Wednesday, May 21, 2014

Monte Carlo Free Ligand Diffusion with Markov State Model Analysis and Absolute Binding Free Energy Calculations

Takahashi, Ryoji, Víctor A. Gil, and Victor Guallar  Journal of Chemical Theory and Computation 2014, 10, 282−288.
Contributed by +Jan Jensen

This study uses Monte Carlo (MC) sampling, and a Markov state model analysis of the resulting trajectories, to compute absolute binding free energies for four benzamidine ligands binding to trypsin that are in good agreement with experiment.  The measured binding free energies for the same ligand vary a bit and the mean absolute deviation ranges from 0.9 to 1.4 kcal/mol.

The binding free energy for each ligand is derived from a Markov state model analysis of 840 MC trajectories constructed using six different random initial ligand positions - all well away from the protein surface. Each MC trajectory is constructed using the protein energy landscape exploration (PELE) method. There are three kinds of PELE MC moves: (1) the ligand can be translated or rotated rigidly, (2) the internal ligand geometry can be changed using a ligand-specific rotamer library, and (3) all protein atoms are displaced along a randomly picked mode derived from an anisotropic network model followed by minimization of all all atoms except the $\alpha$-carbons.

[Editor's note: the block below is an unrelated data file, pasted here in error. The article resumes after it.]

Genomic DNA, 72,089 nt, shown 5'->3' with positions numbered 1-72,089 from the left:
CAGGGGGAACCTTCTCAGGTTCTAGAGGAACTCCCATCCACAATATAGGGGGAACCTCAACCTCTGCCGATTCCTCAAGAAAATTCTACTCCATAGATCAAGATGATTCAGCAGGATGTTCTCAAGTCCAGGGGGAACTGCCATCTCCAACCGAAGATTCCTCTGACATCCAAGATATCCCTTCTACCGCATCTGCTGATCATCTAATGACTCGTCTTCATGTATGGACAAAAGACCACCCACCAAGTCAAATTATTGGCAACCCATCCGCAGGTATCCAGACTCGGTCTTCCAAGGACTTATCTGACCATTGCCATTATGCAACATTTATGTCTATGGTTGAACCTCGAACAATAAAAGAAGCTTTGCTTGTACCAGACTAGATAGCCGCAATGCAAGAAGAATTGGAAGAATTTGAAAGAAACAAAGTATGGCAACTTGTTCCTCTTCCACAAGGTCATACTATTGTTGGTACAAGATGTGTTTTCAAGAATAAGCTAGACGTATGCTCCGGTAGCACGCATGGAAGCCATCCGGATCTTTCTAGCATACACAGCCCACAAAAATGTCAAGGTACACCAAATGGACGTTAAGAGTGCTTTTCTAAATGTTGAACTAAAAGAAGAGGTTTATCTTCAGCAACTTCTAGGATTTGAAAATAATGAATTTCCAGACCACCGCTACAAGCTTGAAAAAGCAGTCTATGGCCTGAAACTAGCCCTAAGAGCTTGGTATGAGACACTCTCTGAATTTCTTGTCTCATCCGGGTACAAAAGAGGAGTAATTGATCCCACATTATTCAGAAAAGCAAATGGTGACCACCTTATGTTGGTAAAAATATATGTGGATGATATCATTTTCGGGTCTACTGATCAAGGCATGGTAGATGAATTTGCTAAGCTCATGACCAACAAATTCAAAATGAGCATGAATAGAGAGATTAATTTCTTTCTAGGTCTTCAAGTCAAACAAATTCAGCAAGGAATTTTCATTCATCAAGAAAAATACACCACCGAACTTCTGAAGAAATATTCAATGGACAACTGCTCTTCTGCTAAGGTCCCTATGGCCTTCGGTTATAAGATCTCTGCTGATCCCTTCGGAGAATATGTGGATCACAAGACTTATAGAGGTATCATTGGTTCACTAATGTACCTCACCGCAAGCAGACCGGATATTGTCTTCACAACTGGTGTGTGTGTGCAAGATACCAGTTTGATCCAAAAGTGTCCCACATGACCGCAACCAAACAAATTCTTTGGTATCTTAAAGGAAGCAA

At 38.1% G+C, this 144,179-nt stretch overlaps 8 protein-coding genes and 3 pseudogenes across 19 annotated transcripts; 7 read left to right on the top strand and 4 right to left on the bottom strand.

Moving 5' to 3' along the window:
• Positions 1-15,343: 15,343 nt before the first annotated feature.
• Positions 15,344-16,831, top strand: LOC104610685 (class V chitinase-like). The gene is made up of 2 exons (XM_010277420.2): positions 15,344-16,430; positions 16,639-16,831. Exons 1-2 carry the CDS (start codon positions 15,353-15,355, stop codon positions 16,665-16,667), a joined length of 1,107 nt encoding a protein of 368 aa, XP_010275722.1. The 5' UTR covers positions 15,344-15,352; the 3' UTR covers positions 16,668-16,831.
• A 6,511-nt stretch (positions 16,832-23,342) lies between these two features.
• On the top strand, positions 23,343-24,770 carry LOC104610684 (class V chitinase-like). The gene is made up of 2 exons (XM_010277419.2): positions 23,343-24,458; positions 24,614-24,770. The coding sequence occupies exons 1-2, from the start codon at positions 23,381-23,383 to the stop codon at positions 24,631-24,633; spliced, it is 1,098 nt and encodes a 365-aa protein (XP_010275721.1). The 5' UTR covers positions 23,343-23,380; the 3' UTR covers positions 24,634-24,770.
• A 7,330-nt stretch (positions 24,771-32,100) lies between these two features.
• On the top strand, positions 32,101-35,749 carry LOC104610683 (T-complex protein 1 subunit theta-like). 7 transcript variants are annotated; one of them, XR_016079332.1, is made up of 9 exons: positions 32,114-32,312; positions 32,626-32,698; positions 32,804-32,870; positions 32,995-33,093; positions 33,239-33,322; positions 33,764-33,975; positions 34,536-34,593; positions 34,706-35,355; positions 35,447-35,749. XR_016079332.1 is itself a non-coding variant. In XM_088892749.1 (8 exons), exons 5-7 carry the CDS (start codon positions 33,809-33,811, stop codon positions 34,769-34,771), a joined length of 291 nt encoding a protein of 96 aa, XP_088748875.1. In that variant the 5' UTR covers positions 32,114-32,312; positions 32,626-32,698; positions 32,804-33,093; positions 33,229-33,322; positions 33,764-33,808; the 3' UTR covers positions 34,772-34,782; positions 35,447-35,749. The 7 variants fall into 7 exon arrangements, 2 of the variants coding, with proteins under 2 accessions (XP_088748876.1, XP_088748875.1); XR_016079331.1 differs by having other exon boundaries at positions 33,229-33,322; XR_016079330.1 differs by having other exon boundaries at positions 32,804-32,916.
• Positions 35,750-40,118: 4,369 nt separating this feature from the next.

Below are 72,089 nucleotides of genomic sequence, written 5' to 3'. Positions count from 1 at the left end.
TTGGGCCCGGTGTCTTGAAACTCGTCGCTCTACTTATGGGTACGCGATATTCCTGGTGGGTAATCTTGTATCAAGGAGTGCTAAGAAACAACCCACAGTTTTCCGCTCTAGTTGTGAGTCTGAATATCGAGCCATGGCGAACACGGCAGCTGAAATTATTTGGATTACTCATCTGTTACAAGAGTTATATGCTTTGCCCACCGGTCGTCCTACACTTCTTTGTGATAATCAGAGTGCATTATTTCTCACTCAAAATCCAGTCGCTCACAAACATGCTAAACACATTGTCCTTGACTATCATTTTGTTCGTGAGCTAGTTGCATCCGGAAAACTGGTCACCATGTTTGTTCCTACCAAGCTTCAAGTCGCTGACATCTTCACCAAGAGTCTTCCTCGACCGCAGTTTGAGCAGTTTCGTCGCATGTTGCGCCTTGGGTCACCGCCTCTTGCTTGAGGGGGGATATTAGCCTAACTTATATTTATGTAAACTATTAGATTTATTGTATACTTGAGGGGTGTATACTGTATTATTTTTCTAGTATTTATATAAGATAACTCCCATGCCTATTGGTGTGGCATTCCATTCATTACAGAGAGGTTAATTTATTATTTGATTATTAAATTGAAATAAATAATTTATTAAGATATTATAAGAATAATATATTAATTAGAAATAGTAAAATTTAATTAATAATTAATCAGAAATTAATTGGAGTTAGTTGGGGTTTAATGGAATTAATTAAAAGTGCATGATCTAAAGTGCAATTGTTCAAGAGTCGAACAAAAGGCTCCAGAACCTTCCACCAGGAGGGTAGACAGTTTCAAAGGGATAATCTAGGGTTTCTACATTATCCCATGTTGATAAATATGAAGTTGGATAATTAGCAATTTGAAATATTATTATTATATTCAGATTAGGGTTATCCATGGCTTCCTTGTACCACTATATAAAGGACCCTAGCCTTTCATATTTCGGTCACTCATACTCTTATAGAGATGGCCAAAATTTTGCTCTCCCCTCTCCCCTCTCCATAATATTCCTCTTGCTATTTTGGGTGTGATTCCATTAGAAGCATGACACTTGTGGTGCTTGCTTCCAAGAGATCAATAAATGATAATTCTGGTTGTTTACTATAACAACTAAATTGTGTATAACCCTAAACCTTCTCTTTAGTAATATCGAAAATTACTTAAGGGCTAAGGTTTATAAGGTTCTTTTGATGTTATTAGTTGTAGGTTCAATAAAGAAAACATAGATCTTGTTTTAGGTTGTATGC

After each move is made the side-chain orientations close to the ligands are sampled from a rotamer library followed my an OPLS-AA/SGB energy minimization of all atoms affected by the move. The resulting "super move" is accepted or rejected based on a Metropolis criterion.

The total simulation time for a ligand is about 1 week using 64 cores. However, the binding site of each ligand could be identified using only 20-30 trajectories in 5-10 CPU hours.  In fact, such a binding site search can be performed using the PELE web server developed by the authors.

With its use of "super moves" with extensive energy minimization this method strikes me as an excellent way to generate snapshots for QM/MM calculations and it seems to me it could be easily adapted to look at enzyme catalysis.

This work is licensed under a Creative Commons Attribution 4.0 International License.

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